Obituary: John Lewis Haley Bobo

Influential educator, former principal of Sycamore Elementary School

John Lewis Bobo, former principal of Sycamore Elementary School, died peacefully in his home in Claremont on Tuesday, May 5, 2020. He was 85 years old.

Mr. Bobo was born on January 24, 1935 in Hamilton, Alabama to Haley Lewis Bobo and Rudie Gann Bobo. Rudie taught in a one-room, 12-grade schoolhouse until she married. Later Haley opened a grocery store in Florence, Alabama, where young John worked making deliveries on his bicycle. From his earliest years, John made friends everywhere he went.

In high school he ran track and field, played basketball and football, and acted in the drama club. A natural athlete, he also excelled at golf, racquetball and tennis. As a high school senior, he was one of the two young men chosen to represent Alabama at the annual American Legion Boys Nation, a weeklong government training program in Washington D.C.

He was then recruited to play football for the University of Tennessee. However, after playing one season, a knee injury brought him back home to Florence State Teacher’s College (now the University of North Alabama), where he met fellow student Ruth Ann Moultrie. After marrying on July 8, 1956, the young couple moved to Birmingham, Alabama and completed their B.A. degrees at Howard College (now Samford University).

They relocated to New Orleans, Louisiana, where Mr. Bobo attended the New Orleans Baptist Theological Seminary while Mrs. Bobo earned an M.A. in English from Tulane University. By the time they moved to Mobile, Alabama so that Mr. Bobo could take a position as youth pastor, he had cultivated a love for Dixieland jazz, as well as an inclination to get up and dance whenever the rhythm hit him.

In the 1960s, the young couple moved to California, where they had two children, Elizabeth Noelle Bobo and Brian Lewis Bobo. After earning an M.Ed. from California State University, Los Angeles, Mr. Bobo taught in Azusa and served as vice principal in the Charter Oak Unified School District before being named principal of Sycamore Elementary School in Claremont.

During Principal Bobo’s tenure at Sycamore School, he enthusiastically encouraged a cohort of diverse teachers as they implemented innovative pedagogies, including multicultural education, mixed grade classrooms, and the empowerment of those with varied abilities.

As former Sycamore teacher Terry Kneisler remembers, “Principal Bobo was a maverick administrator. He shaped a culture of cooperation and development of the whole child, and he never wavered on the possibility of each child’s innate greatness.”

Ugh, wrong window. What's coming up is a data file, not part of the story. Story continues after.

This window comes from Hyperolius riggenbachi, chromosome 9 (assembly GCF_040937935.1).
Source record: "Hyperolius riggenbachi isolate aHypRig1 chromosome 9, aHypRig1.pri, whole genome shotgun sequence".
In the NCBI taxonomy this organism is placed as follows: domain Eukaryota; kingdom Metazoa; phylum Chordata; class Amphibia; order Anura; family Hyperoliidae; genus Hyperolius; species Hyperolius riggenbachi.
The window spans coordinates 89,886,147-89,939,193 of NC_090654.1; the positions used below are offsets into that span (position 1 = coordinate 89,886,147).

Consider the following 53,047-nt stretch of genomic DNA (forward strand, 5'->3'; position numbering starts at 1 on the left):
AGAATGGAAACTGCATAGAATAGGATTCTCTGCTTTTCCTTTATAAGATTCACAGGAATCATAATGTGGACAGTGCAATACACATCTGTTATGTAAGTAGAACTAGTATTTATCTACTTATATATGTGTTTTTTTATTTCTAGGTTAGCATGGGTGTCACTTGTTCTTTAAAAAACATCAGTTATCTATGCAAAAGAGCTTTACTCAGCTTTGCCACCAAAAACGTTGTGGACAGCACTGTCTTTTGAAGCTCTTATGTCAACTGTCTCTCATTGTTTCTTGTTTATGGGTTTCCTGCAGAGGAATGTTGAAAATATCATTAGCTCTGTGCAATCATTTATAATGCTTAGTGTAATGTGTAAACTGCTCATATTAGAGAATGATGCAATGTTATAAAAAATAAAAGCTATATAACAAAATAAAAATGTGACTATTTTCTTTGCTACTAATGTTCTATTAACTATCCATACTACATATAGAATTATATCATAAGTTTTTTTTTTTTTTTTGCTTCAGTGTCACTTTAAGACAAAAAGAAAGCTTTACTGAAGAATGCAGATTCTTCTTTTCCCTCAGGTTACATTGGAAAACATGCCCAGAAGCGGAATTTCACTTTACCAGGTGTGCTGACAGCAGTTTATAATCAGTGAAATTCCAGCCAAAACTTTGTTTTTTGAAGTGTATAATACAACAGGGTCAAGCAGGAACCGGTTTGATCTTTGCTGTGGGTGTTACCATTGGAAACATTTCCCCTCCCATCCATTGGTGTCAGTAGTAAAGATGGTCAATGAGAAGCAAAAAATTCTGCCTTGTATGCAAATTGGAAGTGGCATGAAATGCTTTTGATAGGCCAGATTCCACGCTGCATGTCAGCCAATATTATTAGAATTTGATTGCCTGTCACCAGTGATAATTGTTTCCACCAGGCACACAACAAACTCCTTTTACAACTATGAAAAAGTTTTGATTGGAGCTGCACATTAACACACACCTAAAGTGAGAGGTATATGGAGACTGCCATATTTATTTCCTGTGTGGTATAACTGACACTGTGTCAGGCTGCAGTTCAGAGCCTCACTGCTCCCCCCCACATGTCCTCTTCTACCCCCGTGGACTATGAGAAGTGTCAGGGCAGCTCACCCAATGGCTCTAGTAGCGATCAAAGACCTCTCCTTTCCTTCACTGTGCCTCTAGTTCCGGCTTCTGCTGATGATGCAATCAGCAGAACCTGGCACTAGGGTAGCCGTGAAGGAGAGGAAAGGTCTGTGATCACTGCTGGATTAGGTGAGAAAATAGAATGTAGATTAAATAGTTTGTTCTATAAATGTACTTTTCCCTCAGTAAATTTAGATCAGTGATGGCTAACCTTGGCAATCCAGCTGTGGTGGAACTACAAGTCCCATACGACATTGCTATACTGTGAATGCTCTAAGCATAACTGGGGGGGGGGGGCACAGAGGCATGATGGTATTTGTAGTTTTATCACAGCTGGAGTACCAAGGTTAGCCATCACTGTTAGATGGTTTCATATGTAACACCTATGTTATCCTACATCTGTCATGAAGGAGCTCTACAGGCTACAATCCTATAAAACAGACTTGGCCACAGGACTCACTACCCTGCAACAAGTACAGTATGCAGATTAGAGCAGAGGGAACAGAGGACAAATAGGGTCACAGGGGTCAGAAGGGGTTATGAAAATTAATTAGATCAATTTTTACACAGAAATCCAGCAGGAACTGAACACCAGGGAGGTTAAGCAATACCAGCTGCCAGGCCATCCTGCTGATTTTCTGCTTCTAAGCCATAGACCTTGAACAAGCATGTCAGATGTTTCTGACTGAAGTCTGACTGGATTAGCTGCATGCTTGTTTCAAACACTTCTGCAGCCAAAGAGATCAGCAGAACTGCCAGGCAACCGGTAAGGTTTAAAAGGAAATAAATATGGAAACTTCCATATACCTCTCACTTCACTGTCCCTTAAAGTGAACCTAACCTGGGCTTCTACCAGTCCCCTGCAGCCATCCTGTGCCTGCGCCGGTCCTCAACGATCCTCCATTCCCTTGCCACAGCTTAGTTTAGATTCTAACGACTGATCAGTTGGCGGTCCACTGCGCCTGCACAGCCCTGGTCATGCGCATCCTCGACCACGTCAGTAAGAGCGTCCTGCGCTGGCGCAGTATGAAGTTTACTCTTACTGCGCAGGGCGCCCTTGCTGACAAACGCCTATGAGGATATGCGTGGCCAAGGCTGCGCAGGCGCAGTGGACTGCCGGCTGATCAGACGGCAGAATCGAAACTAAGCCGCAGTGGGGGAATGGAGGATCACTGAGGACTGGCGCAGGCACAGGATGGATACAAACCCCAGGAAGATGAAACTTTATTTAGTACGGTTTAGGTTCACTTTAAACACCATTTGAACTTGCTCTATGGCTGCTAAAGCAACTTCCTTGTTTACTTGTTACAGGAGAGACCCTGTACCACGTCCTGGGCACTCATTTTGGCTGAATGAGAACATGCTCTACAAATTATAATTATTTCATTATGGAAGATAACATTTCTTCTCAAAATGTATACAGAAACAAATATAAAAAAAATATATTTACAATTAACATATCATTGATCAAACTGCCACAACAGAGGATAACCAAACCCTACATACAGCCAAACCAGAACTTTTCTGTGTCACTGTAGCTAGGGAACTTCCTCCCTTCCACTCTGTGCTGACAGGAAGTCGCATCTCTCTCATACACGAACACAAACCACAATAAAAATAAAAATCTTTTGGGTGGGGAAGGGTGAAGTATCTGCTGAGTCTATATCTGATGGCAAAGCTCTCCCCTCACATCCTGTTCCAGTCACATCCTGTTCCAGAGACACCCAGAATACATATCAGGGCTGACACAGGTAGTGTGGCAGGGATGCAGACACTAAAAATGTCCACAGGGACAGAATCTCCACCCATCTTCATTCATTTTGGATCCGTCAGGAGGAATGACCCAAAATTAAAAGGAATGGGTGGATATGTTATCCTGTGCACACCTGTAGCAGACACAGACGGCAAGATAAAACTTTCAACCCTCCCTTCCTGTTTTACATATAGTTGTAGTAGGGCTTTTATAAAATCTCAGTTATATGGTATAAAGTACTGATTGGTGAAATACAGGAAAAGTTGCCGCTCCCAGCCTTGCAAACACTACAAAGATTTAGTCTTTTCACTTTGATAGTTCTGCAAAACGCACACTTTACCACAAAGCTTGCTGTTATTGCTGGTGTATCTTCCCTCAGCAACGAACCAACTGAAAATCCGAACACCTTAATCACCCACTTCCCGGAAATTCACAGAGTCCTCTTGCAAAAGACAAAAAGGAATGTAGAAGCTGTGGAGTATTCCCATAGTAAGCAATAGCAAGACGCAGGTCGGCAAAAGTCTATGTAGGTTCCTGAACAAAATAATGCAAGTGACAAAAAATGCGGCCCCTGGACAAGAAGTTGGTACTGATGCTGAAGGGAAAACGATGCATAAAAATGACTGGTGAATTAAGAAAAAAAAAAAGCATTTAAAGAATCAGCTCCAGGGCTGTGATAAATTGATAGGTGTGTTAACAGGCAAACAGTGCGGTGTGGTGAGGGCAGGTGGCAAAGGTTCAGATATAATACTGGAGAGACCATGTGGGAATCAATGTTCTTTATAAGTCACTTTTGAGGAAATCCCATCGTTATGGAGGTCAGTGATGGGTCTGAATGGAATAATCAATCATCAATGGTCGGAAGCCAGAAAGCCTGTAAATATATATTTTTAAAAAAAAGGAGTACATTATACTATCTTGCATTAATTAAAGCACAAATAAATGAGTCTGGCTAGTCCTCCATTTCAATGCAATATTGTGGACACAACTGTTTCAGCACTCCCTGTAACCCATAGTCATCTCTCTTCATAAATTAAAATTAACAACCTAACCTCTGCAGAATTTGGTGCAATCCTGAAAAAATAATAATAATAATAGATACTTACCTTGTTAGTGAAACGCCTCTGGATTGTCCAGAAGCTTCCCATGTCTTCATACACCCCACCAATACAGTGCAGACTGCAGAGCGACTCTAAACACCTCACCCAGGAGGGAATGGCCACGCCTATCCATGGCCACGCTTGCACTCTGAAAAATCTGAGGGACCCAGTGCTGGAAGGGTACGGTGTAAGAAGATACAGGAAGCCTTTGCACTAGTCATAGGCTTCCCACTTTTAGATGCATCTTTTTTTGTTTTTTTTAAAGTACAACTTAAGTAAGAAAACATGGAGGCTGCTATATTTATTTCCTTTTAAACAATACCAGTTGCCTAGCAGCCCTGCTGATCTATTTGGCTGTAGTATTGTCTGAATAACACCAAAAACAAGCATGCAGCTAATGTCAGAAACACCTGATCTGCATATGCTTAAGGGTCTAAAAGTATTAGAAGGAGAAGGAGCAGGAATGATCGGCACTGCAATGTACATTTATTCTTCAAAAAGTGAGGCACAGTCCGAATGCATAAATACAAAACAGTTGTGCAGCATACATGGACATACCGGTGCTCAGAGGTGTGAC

At this time, Mr. Bobo and his family took a summer trip to England, where he visited classrooms and consulted with teachers and headmasters who practiced the progressive educational theories of the Summerhill School in Suffolk. He was inspired by these new ideas and worked closely with Sycamore teachers to create nurturing and non-restrictive educational experiences in and out of the classroom.

Mr. Bobo’s belief in Sycamore and his love of the community inspired many to choose Claremont as a place to settle down and raise their children. For example, his in-laws, the Moultrie family—Dan, Carly, Melissa and Emily—moved to Claremont because of his conviction that Sycamore was unique. Carly Moultrie remembers how much her daughters benefited from the broad-minded vision Mr. Bobo nurtured at Sycamore. He wanted students to improve what is unique about themselves, their community, and the world in which they live.

He encouraged students to develop local and global citizenship. He was responsible for facilitating traditions such as International Day, during which students were exposed to cultures, art and music from around the world. He also created connections between the school and the community. He invited professors from the Claremont Colleges to speak, organized trips to Padua Hills Theater, and brought students to school board meetings in order to foster public engagement. “He made sure that teachers were able to bring their students to much loved field trips to the Folk Music Center, and oftentimes musicians would follow up with classroom visits,” said Ellen Harper. He was committed to much more than the basics of education.